Clinical Diagnosis of Primary Epiploic Appendagitis: Differentiation From Acute Diverticulitis

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Primary epiploic appendagitis (PEA) is an uncommon cause of abdominal pain that occurs either from appendageal torsion or spontaneous thrombosis of an appendageal draining vein. Primary epiploic appendagitis is frequently misdiagnosed as either appendicitis or diverticulitis, depending on its location.


Clinical and radiologic characteristics of 8 patients with PEA were retrospectively reviewed and compared with 18 patients with acute diverticulitis.


Patients with PEA presented with lower abdominal pain of recent onset that was localized to the left (seven cases) and right (one case) lower quadrants. Well-localized tenderness without peritoneal irritation sign was usually the only physical finding. Blood tests were not significant. In acute diverticulitis, the pain was more evenly distributed throughout the lower abdomen and findings like nausea, fever, and leukocytosis were more frequently associated than in PEA. Computed tomography findings, such as pedunculated oval fatty mass with streaky densities connected to the serosal surface of the adjacent colon, can lead to the diagnosis of PEA. Symptoms of PEA were resolved within 1 week (mean, 4.7 days) without surgery.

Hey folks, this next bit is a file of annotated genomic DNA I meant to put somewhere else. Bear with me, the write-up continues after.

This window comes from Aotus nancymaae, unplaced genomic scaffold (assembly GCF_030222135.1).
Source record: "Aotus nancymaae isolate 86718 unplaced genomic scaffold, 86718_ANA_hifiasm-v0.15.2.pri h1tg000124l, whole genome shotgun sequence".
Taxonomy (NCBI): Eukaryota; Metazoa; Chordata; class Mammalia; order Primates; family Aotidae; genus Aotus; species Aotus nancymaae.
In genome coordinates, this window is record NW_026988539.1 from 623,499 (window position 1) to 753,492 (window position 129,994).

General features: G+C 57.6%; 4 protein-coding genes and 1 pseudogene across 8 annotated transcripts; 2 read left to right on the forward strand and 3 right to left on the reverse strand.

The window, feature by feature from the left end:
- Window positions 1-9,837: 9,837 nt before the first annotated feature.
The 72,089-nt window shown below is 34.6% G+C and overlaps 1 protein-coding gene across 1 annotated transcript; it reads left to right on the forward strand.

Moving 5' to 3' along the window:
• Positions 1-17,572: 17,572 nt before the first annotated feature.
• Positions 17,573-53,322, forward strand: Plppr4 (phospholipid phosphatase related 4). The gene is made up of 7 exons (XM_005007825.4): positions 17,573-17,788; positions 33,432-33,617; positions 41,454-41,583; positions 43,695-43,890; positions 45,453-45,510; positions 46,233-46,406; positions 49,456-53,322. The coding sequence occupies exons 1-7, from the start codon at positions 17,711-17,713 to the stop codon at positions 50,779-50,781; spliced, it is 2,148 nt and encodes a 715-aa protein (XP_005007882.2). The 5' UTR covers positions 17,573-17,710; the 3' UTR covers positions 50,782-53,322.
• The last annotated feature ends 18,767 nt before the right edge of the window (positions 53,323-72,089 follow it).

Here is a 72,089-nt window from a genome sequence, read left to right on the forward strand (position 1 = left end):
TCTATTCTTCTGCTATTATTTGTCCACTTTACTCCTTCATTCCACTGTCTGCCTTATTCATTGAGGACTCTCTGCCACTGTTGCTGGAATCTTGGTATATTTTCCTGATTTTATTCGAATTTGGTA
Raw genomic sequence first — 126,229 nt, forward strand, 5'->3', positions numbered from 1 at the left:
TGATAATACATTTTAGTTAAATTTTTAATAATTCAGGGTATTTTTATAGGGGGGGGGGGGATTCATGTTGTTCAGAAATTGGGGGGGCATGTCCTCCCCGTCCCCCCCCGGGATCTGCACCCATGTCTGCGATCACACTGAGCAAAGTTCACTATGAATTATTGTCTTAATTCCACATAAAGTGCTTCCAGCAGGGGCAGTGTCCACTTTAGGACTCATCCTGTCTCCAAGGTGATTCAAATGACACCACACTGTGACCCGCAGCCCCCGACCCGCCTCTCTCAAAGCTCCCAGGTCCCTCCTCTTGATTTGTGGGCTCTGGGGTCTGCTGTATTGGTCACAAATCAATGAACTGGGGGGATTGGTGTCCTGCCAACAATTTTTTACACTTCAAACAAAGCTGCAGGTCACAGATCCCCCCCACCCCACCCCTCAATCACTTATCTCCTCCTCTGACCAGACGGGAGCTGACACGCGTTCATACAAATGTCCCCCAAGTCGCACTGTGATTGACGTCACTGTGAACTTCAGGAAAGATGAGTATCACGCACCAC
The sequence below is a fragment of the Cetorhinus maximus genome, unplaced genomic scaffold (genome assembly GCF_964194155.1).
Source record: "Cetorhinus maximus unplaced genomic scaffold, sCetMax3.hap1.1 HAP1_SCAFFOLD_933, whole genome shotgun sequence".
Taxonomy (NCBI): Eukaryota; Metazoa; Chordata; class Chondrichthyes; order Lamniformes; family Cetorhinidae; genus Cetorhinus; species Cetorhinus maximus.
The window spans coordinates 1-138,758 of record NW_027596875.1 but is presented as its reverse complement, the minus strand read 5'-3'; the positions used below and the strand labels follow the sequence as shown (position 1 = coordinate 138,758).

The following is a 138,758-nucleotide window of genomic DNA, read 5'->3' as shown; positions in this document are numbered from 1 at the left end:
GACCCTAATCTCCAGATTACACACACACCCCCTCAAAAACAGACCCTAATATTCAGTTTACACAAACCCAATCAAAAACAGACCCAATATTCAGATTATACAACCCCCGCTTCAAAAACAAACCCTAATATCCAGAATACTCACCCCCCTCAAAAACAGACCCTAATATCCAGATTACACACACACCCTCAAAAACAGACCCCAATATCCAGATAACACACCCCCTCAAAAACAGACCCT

When patients with very localized lower abdominal pain and tenderness do not have associated symptoms or laboratory abnormalities, a high index of suspicion for PEA and early radiologic examinations are required.

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